Re:seahorse fry (reidi?)

Pete Giwojna

Dear Karen:

Thanks for sharing your experience in breeding the Brazilian seahorse (Hippocampus reidi) with us on the forum!

I’m sorry to hear that you have had such limited success with the newborns thus far, Karen, but that is often the case with the challenging H. reidi fry. The good thing about this species is that, once you obtain a mated pair, the Brazilian breeding machine will continue to churn out brood after brood with clockwork regularity, providing the aquarist with plenty of opportunities to experiment and improve at rearing the young. The bad thing about H. reidi, of course, is that they produce such large numbers of tiny fry in each brood, and that the undersized newborns must then undergo a prolonged pelagic phase of development, which is a very high risk for the fry. That is why H. reidi is considered to be one of the most difficult species to raise, Karen, and the number one cause of mortality is the air bubbles that plague the unfortunate "floaters" when they ingest air while feeding at the surface.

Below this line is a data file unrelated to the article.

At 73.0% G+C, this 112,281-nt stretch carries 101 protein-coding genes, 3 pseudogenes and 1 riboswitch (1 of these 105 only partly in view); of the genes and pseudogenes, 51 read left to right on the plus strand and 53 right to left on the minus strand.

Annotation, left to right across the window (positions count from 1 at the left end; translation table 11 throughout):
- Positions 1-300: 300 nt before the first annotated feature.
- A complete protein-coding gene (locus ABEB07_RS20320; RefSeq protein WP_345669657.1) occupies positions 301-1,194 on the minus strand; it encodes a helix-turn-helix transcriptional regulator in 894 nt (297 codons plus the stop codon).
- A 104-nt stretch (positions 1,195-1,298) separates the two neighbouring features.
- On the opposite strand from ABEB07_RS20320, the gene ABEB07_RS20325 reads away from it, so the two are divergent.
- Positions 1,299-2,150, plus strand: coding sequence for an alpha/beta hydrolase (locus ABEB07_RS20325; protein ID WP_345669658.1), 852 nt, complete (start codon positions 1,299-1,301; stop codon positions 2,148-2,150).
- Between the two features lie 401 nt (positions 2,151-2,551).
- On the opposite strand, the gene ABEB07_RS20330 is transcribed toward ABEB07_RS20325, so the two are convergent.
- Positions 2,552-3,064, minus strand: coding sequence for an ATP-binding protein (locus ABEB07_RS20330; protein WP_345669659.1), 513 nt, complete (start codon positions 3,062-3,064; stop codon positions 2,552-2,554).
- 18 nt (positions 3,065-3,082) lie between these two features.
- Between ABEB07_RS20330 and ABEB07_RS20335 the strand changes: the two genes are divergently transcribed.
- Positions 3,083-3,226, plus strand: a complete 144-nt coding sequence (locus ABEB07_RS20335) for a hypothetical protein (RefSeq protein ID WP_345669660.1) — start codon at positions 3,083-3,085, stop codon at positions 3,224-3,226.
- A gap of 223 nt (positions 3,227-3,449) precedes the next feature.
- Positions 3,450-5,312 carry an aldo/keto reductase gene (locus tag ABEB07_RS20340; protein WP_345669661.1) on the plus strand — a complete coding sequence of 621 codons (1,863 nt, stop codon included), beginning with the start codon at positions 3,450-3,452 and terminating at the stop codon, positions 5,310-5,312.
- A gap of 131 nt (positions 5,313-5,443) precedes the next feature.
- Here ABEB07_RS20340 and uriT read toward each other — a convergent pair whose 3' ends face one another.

I like the idea of trying a larger, deeper, 20-gallon aquarium for your nursery tank, and using a spray bar return to provide the kriesel effect and to help keep the newborns away from the surface. What you might want to concentrate on now is to produce just the right rate of circular flow and the proper degree of turbidity in the nursery tank, Karen. Jorge Gomezjurado finds that the optimal water flow for rearing reidi fry is 10 mm/sec, and he notes that feeding decreases at lower or higher flow rates (Bull and Mitchell, 2002, p51).